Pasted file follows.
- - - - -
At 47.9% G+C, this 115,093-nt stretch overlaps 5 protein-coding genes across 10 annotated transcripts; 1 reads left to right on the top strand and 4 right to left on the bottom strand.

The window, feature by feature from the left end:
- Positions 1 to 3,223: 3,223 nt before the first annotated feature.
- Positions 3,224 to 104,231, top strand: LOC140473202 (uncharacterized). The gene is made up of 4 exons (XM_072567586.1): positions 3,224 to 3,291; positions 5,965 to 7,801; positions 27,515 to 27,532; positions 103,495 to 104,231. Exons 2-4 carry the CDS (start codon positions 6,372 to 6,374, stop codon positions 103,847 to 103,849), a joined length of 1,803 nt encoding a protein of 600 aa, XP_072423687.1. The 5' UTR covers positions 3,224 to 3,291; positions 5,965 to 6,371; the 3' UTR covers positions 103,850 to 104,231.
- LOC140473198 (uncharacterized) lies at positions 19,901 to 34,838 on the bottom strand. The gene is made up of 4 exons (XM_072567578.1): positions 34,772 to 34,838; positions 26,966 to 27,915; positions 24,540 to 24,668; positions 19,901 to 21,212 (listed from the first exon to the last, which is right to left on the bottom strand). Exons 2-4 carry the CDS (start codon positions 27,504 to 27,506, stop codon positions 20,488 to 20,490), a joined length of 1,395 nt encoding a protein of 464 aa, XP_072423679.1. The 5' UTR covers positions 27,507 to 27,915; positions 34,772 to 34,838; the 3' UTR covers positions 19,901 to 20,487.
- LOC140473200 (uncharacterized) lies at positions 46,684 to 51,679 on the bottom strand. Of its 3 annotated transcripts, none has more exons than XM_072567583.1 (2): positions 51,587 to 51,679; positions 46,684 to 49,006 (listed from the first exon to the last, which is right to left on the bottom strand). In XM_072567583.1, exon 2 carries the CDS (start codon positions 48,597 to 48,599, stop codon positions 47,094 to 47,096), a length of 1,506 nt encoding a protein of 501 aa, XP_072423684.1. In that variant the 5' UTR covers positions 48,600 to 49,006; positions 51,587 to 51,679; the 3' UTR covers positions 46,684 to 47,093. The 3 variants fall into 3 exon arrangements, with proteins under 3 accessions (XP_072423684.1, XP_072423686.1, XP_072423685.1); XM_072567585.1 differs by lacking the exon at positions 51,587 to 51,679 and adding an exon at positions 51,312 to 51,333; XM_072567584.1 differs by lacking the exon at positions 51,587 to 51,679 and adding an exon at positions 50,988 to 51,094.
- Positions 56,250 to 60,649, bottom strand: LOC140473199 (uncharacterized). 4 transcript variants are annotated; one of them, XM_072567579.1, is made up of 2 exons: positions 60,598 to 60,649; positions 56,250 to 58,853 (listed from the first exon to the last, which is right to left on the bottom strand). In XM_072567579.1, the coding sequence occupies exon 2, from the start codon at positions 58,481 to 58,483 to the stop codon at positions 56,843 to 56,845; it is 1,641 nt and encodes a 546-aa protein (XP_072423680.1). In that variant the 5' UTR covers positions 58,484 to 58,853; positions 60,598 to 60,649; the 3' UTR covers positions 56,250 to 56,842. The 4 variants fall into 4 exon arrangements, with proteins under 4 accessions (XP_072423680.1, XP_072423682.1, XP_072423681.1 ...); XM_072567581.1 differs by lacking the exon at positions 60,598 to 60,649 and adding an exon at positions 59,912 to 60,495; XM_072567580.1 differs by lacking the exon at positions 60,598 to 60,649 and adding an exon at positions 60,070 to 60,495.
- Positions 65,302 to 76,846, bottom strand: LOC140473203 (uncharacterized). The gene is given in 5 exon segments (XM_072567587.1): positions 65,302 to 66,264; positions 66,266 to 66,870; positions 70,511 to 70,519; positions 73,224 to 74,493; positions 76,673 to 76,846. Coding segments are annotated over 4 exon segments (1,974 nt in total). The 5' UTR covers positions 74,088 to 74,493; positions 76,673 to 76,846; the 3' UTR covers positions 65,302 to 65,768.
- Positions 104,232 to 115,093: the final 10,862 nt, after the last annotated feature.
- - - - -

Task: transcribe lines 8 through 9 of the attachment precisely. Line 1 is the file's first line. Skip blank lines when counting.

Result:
- Positions 65,302 to 76,846, bottom strand: LOC140473203 (uncharacterized). The gene is given in 5 exon segments (XM_072567587.1): positions 65,302 to 66,264; positions 66,266 to 66,870; positions 70,511 to 70,519; positions 73,224 to 74,493; positions 76,673 to 76,846. Coding segments are annotated over 4 exon segments (1,974 nt in total). The 5' UTR covers positions 74,088 to 74,493; positions 76,673 to 76,846; the 3' UTR covers positions 65,302 to 65,768.
- Positions 104,232 to 115,093: the final 10,862 nt, after the last annotated feature.